Video modes: 1080p/30/25/24 and 720p/60/30/25/24
Headphone jack, can input from an external device such as a PCM sound recorder
86k pixels RGB sensor
200,000 shutter cycles
Uncompressed HDMI video out (just like the Nikon D4)


This all sounds very lovely to me and I'd certainly go for the sans-AA version and be happy for a very long time - until Nikon is going to make a version with sensor-based stabilization and/or a smaller+lighter body :roll:

But the admin has "still no idea about the exact D800 announcement" date. :?

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PostPosted: Sat Dec 17, 2011 12:15 pm 
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Oh and btw.: The images of the body indicate that the built-in flash/commander of the D700 will make it to the D800 body, too.

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PostPosted: Sat Dec 17, 2011 12:32 pm 
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Sounds great, but I'm having a little difficulty swallowing that there would be versions with and without AA filter. Of course there's no technical reason they couldn't. I just can't imagine Nikon or retailers wanting to increase their stock management workload, not to mention buyer confusion over which model they should get.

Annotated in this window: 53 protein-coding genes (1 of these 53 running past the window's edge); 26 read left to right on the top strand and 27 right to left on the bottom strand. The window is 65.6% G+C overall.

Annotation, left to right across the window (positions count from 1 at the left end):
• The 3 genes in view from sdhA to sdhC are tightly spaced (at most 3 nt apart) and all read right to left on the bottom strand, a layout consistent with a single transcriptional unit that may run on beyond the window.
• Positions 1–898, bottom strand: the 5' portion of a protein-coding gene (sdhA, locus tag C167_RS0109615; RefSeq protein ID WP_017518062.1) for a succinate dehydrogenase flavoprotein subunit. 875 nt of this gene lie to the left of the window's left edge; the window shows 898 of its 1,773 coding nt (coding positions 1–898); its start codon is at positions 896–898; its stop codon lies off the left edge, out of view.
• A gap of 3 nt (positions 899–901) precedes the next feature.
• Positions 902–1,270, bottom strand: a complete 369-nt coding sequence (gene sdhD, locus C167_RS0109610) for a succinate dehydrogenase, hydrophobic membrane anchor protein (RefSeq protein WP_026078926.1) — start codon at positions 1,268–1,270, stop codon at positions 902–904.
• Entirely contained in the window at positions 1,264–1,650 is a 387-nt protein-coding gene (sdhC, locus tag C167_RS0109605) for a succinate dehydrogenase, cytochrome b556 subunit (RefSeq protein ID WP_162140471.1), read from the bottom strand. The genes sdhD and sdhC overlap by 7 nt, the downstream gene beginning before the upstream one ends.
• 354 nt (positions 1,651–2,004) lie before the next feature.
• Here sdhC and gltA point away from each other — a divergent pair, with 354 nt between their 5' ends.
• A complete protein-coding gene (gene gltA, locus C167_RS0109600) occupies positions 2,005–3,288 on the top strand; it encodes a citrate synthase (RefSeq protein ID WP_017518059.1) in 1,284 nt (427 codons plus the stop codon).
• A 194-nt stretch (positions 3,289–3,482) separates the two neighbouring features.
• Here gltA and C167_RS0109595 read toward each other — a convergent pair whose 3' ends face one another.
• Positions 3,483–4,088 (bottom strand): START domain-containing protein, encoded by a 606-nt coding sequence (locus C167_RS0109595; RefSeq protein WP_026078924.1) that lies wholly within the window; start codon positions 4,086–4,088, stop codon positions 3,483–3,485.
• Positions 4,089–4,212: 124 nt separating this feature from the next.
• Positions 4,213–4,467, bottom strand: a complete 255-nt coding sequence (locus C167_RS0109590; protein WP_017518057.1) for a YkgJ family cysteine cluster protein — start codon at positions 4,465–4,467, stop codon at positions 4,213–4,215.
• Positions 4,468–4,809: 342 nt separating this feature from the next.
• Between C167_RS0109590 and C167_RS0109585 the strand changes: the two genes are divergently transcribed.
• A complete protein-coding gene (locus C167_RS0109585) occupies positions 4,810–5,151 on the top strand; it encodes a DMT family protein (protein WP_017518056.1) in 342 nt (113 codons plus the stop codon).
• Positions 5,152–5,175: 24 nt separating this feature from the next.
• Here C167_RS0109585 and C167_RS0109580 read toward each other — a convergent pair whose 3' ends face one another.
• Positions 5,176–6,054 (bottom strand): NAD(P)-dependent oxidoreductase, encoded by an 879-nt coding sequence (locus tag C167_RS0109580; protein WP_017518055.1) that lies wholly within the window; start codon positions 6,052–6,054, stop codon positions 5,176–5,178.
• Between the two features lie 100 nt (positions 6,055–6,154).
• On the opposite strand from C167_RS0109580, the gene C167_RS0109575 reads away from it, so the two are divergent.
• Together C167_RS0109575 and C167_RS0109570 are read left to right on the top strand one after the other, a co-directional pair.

Having said that, how many colour variations do they do of the 1?

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PostPosted: Sat Dec 17, 2011 1:05 pm 
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"how many colour variations do they do of the 1" :D :) :? :( :cry:

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PostPosted: Sat Dec 17, 2011 1:45 pm 
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Apologies if it's an obvious answer, but what are the benefits to not having the AA filter? (what type of photography) :?

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PostPosted: Sat Dec 17, 2011 3:40 pm 
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No AA-filter brings more sharpness/micro-contrast at very fine details.
But you risk producing moire on regular ultra-fine patterns. The risk of producing moires also depends on the resolving power of the lens.
Leica's flagship M9 has no AA-filter at 18MP although Leica produces some of the sharpest lenses ever. So at 36MP the new D800 should be fine, because the resolution/frequency where moire occurs is 40% higher.